Mary’s most recent quilt arranges her color choices in Judy Niemeyer’s Stellar Snowflake pattern:
Her Juki TL-2010Q sewing machine has a built-in thread cutter activated by pressing down on the heel end (to the left) of the foot control:
The machine had previously performed “uncommanded” thread cuts on other projects, but the many short segments in this pattern triggered far too many cuts. I aimed a camera at her foot on the pedal and she was definitely not pressing down with her heel when the cutter fired.
In point of fact, the thread cutter fired when she was just starting a new segment, where she was gently pressing down on the toe end (to the right) of the pedal to start at the slowest possible speed.
For completeness, the underside of the pedal:
There are no screws holding it together. The top cover pivots on a pair of plastic pegs sticking out from the base near the middle of the cable spool. Disassembly requires jamming a pair of husky Prydrivers in there and applying enough brute force to pry both sides outward farther than you (well, I) think they should bend. This will scar the bottom of the case, but nobody will ever notice.
The foot control cable plugs into the machine through what looks like an ordinary two-conductor coax plug, just like the ones on wall warts delivering power to gadgets around the house. In this day and age, the communications protocol could be anything from a simple resistor to a full-frontal 1-Wire encrypted data exchange.
Based on the old Kenmore foot pedals, I expected a resistive control and, indeed, a simple test gave these results:
- Idle = 140 kΩ
- Heel pressed (cut) = 46 kΩ
- Toe slight press (slow running) = 20 kΩ
- Toe full press (fast running) = 0.2 kΩ
We can all see where this is going, but just to be sure I pried the top off the control to reveal the insides:
The two cylindrical features capture the ends of a pair of stiff compression springs pressing the top of the pedal upward.
The small, slightly stretched, extension spring in the middle pulls the slider to the left (heelward), with a ramp in the top cover forcing it to the right (toeward) as the speed increases.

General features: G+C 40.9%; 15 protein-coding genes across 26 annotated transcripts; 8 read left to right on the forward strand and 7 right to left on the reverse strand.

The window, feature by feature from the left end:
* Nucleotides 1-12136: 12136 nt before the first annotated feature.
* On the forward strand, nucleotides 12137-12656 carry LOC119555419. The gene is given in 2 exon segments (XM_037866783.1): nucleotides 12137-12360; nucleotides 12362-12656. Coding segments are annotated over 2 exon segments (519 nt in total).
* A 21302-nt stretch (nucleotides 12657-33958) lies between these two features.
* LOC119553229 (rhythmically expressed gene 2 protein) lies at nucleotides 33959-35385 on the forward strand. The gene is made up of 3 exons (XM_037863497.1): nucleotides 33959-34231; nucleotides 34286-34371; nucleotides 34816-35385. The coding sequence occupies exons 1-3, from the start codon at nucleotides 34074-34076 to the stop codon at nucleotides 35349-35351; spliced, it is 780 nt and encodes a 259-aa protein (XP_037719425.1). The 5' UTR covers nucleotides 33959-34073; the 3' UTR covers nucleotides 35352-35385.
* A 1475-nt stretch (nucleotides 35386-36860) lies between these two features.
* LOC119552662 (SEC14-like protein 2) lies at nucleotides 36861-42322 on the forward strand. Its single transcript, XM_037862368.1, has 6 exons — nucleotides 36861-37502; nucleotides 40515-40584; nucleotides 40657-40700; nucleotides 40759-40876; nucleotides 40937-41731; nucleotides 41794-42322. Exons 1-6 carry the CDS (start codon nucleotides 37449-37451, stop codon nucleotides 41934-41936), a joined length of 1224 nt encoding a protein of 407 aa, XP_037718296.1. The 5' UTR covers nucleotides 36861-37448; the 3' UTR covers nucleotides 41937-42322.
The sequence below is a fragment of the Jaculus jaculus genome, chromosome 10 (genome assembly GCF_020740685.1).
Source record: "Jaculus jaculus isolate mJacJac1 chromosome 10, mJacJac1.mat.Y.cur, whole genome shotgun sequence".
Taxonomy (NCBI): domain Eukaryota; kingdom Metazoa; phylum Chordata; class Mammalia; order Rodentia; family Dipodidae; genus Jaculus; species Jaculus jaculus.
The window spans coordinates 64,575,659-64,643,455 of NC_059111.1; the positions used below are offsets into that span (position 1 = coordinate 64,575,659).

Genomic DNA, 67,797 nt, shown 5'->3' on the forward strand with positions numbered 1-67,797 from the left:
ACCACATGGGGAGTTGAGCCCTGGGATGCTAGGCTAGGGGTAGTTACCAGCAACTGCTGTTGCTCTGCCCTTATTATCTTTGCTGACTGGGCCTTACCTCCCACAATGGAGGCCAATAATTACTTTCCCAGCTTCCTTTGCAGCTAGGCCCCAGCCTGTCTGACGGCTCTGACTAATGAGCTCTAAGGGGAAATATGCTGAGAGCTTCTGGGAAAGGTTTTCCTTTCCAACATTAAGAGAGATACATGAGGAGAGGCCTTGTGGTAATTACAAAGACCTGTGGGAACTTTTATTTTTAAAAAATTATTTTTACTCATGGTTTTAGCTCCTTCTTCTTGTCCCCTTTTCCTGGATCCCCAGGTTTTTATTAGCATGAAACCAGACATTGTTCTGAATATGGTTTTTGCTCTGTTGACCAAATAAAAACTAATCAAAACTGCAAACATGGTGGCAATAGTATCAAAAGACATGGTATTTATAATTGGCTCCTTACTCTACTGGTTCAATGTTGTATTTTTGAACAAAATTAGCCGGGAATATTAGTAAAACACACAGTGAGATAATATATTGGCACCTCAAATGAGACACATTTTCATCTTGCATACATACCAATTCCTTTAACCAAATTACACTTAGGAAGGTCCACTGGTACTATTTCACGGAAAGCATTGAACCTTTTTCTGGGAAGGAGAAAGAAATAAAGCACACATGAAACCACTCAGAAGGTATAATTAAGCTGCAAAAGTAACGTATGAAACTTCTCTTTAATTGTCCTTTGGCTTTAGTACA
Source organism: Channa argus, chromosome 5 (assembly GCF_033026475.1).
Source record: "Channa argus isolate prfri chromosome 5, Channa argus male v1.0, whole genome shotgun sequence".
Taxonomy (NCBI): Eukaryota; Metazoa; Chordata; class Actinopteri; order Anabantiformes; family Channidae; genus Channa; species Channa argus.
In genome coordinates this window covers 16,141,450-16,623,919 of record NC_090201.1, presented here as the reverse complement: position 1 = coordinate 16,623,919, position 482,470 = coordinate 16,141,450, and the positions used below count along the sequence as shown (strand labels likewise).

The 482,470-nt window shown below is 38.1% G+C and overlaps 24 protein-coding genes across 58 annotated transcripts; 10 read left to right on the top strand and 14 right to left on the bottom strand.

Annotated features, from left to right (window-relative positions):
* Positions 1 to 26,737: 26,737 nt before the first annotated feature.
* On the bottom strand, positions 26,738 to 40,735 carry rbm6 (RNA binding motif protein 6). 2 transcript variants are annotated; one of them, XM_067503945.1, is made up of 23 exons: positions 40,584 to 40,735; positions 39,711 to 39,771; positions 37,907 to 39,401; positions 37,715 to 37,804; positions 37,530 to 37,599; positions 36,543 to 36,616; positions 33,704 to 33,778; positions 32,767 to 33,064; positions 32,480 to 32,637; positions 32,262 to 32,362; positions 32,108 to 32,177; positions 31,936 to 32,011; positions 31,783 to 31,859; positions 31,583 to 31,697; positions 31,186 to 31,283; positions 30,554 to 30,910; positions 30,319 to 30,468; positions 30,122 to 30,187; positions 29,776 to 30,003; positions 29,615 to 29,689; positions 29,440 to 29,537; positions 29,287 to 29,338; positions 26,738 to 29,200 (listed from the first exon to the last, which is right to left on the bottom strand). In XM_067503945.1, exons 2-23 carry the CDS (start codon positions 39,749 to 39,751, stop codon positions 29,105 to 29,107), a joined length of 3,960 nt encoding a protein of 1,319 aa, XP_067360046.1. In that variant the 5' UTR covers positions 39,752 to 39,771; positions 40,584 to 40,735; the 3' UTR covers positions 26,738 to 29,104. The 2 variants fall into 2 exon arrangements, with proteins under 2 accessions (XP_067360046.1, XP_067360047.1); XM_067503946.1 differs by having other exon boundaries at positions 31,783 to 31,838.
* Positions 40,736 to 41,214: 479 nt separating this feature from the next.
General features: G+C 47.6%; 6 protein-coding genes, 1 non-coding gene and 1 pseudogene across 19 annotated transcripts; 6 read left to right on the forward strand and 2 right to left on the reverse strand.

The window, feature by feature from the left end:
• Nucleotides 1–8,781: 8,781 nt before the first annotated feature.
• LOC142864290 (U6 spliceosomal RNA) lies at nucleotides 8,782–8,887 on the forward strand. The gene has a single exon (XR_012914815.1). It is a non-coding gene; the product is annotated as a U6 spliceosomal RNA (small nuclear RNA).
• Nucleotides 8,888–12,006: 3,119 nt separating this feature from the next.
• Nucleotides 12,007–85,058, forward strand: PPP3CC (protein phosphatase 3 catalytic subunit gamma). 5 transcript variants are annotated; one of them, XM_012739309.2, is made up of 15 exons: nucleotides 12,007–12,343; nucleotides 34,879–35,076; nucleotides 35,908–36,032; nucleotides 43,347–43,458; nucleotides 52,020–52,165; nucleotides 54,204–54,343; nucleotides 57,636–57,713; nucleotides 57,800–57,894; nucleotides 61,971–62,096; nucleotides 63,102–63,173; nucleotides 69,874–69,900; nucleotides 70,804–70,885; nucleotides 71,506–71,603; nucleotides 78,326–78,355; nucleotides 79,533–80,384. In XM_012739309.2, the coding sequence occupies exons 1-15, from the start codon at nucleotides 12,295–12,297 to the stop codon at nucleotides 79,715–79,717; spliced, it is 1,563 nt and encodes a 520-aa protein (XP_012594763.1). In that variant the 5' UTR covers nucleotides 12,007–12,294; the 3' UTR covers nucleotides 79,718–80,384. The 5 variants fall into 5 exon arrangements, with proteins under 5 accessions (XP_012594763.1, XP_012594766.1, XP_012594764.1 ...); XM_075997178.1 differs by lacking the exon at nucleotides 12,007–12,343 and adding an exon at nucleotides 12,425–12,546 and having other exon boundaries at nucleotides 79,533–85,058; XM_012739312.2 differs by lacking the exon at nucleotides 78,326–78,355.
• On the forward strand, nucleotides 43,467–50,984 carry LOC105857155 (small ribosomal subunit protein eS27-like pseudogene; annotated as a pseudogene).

The top cover includes a surprisingly large hunk of metal which may provide enough mass to make the pedal feel good:
The ramp is plastic and the slider has a pair of nylon (-ish) rollers, so there’s not much friction involved in the speed control part of motion. Yes, this is oriented the other way, with the heel end over on the right.
The metal insert pivots in the serrated plastic section near the middle, with the two husky extension springs visible on the left holding it against the plastic cover. The two rectangular features on the left rest under the plastic flanges on the right of the base to prevent the metal insert from moving upward, so pressing the heel end down pulls the cover away from the insert to let the slider rollers move toward the right end of the ramp, into roughly the position shown in the interior view.
A closeup look at the slider shows the rollers and the PCB holding all of the active ingredients:
I think the trimpot adjusts the starting resistance for the slider’s speed control travel. It is, comfortingly, roughly in the middle of its range.
A top view shows the fixed 140 kΩ resistor (brown yellow black orange, reading from the right) setting the idle resistance:
Measuring the resistance while gently teasing the slider showed that it’s possible to produce a resistance higher than 20 kΩ and lower than 140 kΩ, although it requires an exceedingly finicky touch and is completely unstable.
Before looking inside the pedal, we thought the cutter was triggered by an actual switch closure with the heel end most of the way downward against those stiff springs, which meant the failure came from a switch glitch. Now, we think the earlier and infrequent uncommanded thread cuts trained Mary to start very carefully to be very sure she wasn’t glitching the cutter’s hypothetical switch. Of course, her gradually increasing toe pressure moved the slider very slowly through its idle-to-running transition: she was optimizing her behavior to produce exactly the resistance required to trigger the cutter.
She now sets the machine’s speed control midway between Turtle and Hare to limit its top speed, presses the pedal with more confidence to minimize the time spent passing through the danger zone, and has had far few uncommanded thread cuts. We think it’s now a matter of retraining her foot to stomp with conviction; there’s no hardware or software fix.
I’m sure Juki had a good reason to select the resistances they did, but I would have gone for a non-zero minimum resistance at the fast end of travel and a zero-resistance switch to trigger the cutter.